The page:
African women also lack authority. Just this year, Zimbabwe's Supreme Court ruled that women have no more status or rights in the family than a "junior male"—usually an adolescent. If a wife wants to take a trip, explains Thoko Matshe, director of the Women's Resource Center in the capital Harare, "she has to sit her husband down, get the guy in a good mood, and ask him if she can go. If you cannot negotiate that, you cannot negotiate sex."

In most sub-Saharan traditional cultures,men pay for their wives, which gives them license to dominate the relationship. The very concept of marital rape doesn't exist in most of Africa, and even the aunties—traditional marriage counselors for many young African wives—tell women that they cannot refuse sex with their husbands. Thoko Ngwenya of Zimbabwe's Musasa Project, which fights domestic violence, explains the mindset: "Once a man has paid lobola"—the word for dowry in several southern African languages—"they are not forcing their wife to have sex. It's just their right."

The sexual subservience of women is inculcated long before adulthood. For example, traditional Shona girls are taught to pull the lips of their labia to lengthen them so that men can play with them during foreplay, yet women are not supposed to touch their husband's penis. Indeed, in some cultures, female circumcision removes the most sexually sensitive part of a woman's body—her clitoris. "For women," says Caroline Maposhere of Zimbabwe's Women and AIDS Support Network, "there is no sexuality, only fertility."

Anna Adhiambo (left) and her mother-in-law Consolata Atieno: Anna was kicked out of her home when she left her husband’s cousin, who had "inherited" her.
photo: Mark Schoofs
Anna Adhiambo (left) and her mother-in-law Consolata Atieno: Anna was kicked out of her home when she left her husband’s cousin, who had "inherited" her.

Ironically, the prohibition against wives participating fully and actively in sex can itself promote the spread of the virus. Eliot Ma-gunje runs counseling groups for men at The Centre. He hears men complain that their wives' passivity "destroys the enjoyment of sex—she's just lying there like a log. 'Why are we going out?' men ask. 'Because a prostitute is 100 percent what I want. My wife is just for cooking and washing.' "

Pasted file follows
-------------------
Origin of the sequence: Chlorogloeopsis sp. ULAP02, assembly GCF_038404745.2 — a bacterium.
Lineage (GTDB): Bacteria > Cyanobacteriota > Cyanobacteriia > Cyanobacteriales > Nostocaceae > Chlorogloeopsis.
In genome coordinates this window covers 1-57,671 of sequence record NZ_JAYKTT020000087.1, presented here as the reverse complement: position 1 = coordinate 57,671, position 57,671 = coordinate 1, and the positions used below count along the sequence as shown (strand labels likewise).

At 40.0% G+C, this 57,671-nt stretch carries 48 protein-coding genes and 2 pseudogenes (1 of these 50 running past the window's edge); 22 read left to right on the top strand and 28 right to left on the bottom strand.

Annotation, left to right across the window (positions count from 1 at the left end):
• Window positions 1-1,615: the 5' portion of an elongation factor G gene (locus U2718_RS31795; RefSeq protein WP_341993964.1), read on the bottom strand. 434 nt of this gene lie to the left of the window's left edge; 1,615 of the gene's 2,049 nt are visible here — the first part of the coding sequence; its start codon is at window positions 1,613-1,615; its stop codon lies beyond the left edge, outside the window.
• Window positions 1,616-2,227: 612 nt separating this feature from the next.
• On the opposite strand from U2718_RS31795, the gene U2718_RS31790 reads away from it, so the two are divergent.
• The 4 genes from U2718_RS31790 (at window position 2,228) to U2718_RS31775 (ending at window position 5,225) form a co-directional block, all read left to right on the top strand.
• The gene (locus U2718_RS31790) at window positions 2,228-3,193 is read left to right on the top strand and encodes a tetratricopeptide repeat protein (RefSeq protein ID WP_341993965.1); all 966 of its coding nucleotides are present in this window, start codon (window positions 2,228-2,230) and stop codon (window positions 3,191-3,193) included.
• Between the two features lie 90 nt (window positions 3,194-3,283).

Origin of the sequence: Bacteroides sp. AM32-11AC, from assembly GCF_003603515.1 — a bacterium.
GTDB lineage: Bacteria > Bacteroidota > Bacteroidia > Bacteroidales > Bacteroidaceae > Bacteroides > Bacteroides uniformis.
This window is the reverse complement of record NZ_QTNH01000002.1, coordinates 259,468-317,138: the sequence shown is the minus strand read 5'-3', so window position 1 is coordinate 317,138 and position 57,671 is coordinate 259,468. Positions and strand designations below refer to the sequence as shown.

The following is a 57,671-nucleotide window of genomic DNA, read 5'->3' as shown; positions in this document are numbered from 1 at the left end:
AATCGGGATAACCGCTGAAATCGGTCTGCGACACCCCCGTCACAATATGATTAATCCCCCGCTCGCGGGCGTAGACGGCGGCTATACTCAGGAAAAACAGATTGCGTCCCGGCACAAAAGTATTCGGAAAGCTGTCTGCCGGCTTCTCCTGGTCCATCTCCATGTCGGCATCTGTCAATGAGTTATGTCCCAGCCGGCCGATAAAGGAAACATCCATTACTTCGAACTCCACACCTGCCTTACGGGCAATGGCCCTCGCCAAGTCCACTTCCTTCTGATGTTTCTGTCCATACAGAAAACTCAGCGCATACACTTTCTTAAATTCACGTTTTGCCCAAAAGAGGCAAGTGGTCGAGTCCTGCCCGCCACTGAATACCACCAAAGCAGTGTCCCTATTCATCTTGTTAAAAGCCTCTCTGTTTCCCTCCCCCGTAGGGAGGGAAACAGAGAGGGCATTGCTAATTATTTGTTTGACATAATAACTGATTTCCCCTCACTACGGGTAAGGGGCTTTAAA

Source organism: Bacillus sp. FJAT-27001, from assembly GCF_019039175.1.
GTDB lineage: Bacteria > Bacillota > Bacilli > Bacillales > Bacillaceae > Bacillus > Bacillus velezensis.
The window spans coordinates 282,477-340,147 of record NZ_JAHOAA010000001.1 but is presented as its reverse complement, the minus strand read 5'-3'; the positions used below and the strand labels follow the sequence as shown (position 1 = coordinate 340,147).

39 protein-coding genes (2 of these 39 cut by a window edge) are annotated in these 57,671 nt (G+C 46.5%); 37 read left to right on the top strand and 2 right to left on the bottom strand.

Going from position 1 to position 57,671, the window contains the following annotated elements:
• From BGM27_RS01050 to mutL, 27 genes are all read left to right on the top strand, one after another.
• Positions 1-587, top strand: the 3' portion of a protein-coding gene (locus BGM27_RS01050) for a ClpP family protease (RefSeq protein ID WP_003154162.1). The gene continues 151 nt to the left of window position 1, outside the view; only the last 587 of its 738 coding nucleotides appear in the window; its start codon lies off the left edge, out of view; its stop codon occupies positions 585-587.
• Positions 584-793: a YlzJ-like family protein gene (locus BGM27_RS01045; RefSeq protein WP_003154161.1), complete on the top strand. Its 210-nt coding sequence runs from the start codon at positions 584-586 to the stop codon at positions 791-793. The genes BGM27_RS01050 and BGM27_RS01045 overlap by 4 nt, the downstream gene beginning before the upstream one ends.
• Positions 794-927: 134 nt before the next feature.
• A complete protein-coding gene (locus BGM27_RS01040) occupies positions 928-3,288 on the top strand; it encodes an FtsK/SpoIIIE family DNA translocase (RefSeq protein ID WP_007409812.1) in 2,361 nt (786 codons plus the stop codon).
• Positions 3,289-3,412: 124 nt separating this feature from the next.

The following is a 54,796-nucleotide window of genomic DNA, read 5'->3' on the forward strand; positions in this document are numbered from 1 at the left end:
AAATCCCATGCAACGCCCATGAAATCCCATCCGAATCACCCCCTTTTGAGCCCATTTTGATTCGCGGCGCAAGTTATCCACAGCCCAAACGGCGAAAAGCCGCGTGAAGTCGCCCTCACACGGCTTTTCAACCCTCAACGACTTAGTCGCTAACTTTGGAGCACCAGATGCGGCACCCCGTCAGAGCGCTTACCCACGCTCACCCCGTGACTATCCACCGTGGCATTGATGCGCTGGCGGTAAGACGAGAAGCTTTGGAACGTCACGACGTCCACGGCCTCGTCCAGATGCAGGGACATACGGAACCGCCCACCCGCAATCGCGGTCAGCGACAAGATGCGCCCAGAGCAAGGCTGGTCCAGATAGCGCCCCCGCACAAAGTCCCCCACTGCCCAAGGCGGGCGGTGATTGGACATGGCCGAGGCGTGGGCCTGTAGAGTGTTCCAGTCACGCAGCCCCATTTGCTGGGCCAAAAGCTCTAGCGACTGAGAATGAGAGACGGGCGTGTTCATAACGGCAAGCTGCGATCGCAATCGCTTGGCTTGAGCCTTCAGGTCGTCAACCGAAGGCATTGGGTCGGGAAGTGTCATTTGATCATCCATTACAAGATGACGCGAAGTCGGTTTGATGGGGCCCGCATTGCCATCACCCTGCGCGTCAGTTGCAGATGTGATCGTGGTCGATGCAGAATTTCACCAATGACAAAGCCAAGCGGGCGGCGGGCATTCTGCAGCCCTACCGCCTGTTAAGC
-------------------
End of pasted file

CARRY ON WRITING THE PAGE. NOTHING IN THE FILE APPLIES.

Of course, real-life relations between men and women are more complex. Jane, a Zimbabwean woman who asked that her last name not be used, says, "If your husband demands sex you are not allowed to deny him, but in practice you communicate and understand each other." The trouble is that such communication takes place on a field steeply tilted in favor of the man. Jane, for example, knew that her husband had a girlfriend on the side, and she took the step of asking him to use a condom. "My husband answered, 'I cannot use a condom with my wife,' " Jane recalls. "So I think that's why I got infected." She's not alone. A study from Zimbabwe found that more than half of women with STDs contracted their illnesses from their husbands. Marriage, say many AIDS workers, is a risk factor.

Anecdotal reports indicate that dry sex is waning among educated, urban young people. But there are also loud calls to reject Western gender roles, which are said to emasculate men. Even in the cities, says Matshe, "it's 50-50." Of course, most Africans still live in rural areas or small towns. And changing sexual practices is never easy, in part because they touch fundamental issues of personal identity and sexual roles.

It's not surprising that men like dry sex—the swollen tissues make the vagina smaller and, therefore, make the man feel bigger. Also, some men (and women) find vaginal secretions repugnant, while others don't like the sound of wet sex. And to many men, a vagina that is too wet and loose can signify infidelity.

But some women also prefer dry sex. Mhakeni stopped only because she is HIV-positive and wants to protect herself against getting any sexually transmitted diseases that might weaken her immune system. Despite the pain of dry sex, she favors it. "It's our culture," she explains. Then she adds a reason researchers and AIDS workers say they hear over and over again: "If I don't use herbs, our men will go with someone else." Indeed, Mhakeni sells the herbs, and even when she warns women of the risks, they still buy. "They say, 'It is okay if HIV is brought in by my husband, because at least I will still be married.' "

Fanuel Adala Otuko looks every inch the leader of Kenya's Luo people: old, ramrod straight, missing six lower teeth pulled at age 12 as a rite of passage. "It is painful," he says, "but you cannot cry."

The Luos no longer pull their children's teeth, but Otuko and other elders want to revive some of the Luo's other traditions, especially those they believe might slow the spread of HIV, which has devastated them. In Kenya, Luo land is one of the hardest-hit areas in the country, with the rate of infection among adults in Kisumu, the city where Otuko lives, topping 20 percent.

All over Africa, AIDS workers are beginning to target male behavior. Around Kisumu, they are especially concerned about the fish merchants on the shores of Lake Victoria, who lure young girls with money. But Otuko and other Luo elders focus on women.

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